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Eusebius Of Caesarea, Ecclesiastical History, 8.2.4

nanIt was in the nineteenth year of the reign of Diocletian, in the month Dystrus, called March by the Romans, when the feast of the Saviour's passion was near at hand, that royal edicts were published everywhere, commanding that the churches be leveled to the ground and the Scriptures be destroyed by fire, and ordering that those who held places of honor be degraded, and that the household servants, if they persisted in the profession of Christianity, be deprived of freedom.

Intertexts (texts cited often on the same page as the searched text):

8 results
1. Clement of Rome, 1 Clement, 43.1, 53.1, 56.3 (1st cent. CE - 1st cent. CE)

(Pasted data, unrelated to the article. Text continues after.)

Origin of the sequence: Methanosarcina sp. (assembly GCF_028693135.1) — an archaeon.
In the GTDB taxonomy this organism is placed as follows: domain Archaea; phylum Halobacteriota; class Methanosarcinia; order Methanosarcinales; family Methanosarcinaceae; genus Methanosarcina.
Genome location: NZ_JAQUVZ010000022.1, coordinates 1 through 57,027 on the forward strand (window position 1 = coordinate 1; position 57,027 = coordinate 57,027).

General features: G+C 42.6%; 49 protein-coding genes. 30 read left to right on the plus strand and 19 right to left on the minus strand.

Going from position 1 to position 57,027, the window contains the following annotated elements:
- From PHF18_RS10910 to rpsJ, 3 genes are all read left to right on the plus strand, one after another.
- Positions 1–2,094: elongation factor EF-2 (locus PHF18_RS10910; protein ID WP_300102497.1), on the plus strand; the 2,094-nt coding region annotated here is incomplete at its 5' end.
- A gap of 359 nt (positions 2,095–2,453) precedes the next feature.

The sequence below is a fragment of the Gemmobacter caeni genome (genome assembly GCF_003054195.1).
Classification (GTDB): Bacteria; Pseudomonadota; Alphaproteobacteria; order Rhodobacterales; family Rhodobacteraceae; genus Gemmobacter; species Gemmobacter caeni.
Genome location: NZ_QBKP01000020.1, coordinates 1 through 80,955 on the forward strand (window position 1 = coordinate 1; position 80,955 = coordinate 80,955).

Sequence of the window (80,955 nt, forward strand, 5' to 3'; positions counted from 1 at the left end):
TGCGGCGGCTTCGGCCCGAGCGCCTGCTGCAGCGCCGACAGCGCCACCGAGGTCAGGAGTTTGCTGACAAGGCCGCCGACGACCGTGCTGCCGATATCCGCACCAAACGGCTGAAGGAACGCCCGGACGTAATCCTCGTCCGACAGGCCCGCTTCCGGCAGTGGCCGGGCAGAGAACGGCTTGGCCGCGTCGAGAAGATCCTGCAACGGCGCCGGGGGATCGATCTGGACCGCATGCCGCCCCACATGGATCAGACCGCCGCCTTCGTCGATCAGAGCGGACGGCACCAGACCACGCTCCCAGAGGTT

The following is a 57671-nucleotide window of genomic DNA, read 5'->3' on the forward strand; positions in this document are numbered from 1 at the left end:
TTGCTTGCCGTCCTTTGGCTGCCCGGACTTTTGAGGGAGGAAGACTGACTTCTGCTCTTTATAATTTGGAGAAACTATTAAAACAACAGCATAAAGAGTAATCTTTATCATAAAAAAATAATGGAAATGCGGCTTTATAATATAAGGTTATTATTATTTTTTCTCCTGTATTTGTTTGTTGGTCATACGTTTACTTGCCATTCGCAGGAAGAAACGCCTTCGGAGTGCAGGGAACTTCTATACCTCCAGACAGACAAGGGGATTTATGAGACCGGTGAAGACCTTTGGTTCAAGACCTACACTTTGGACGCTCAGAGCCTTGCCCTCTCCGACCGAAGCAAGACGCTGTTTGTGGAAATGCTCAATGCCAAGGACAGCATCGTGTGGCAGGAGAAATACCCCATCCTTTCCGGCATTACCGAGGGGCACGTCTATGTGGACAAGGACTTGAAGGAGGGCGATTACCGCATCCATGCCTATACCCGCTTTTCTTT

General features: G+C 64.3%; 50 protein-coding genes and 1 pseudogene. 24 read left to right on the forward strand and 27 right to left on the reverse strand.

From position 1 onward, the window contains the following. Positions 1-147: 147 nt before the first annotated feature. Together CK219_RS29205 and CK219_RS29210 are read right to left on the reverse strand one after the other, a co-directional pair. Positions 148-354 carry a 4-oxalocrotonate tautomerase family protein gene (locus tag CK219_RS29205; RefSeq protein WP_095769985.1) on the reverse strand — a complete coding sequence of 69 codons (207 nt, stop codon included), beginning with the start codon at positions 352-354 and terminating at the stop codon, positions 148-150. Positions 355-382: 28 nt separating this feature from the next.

43.1. Καὶ τί θαυμαστόν, εἰ οἱ ἐν Χριστῷ πιστευθέντες παρὰ θεοῦ ἔργον τοιοῦτο κατέστησαν τοὺς προειρημένους; ὅπου καὶ ὁ μακάριος πιστὸς θεράπων ἐν ὅλῳ τῷ οἴκῳ Μωϋσῆς τὰ διατεταγμένα αὐτῷ πάντα ἐσημειώσατο ἐν ταῖς ἱεραῖς βίβλοις, ᾧ καὶ ἐπηκολούθησαν οἱ λοιποὶ προφῆται, συνεπιμαρτυροῦντες τοῖς ὑπ̓ αὐτοῦ νενομοθετημένοις. Num. 17 53.1. Ἐπίστασθε γὰρ καὶ καλῶς ἐπίστασθε τὰς ἱερὰς γραφάς, ἀγαπητοί, καὶ ἐγκεκύφατε εἰς τὰ λόγια τοῦ θεοῦ. πρὸς ἀνάμνησιν οὖν ταῦτα γράφομεν. 56.3. οὕτως γάρ Ps. 115, 18 φησιν ὁ ἅγιος λόγος: Παιδεύων ἐπαίδευσέν με ὁ Prov. 8, 12 (Heb. 12, 6) κύριος, καὶ τῷ θανάτῳ οὐ παρέδωκέν με:
2. Constantine I Emperor of Rome, Oratio Ad Sanctorum Coetum, 25 (3rd cent. CE - 4th cent. CE)

3. Eusebius of Caesarea, Martyrs of Palestine, 1.1, 3.1, 13.12 (3rd cent. CE - 4th cent. CE)

4. Eusebius of Caesarea, Ecclesiastical History, 6.1.1, 7.10.3, 7.13, 7.13.1, 7.15, 7.30.20-7.30.21, 8.2.5, 8.5.1, 8.6.8-8.6.10, 8.13.11, 9.10.8, 11.2 (3rd cent. CE - 4th cent. CE)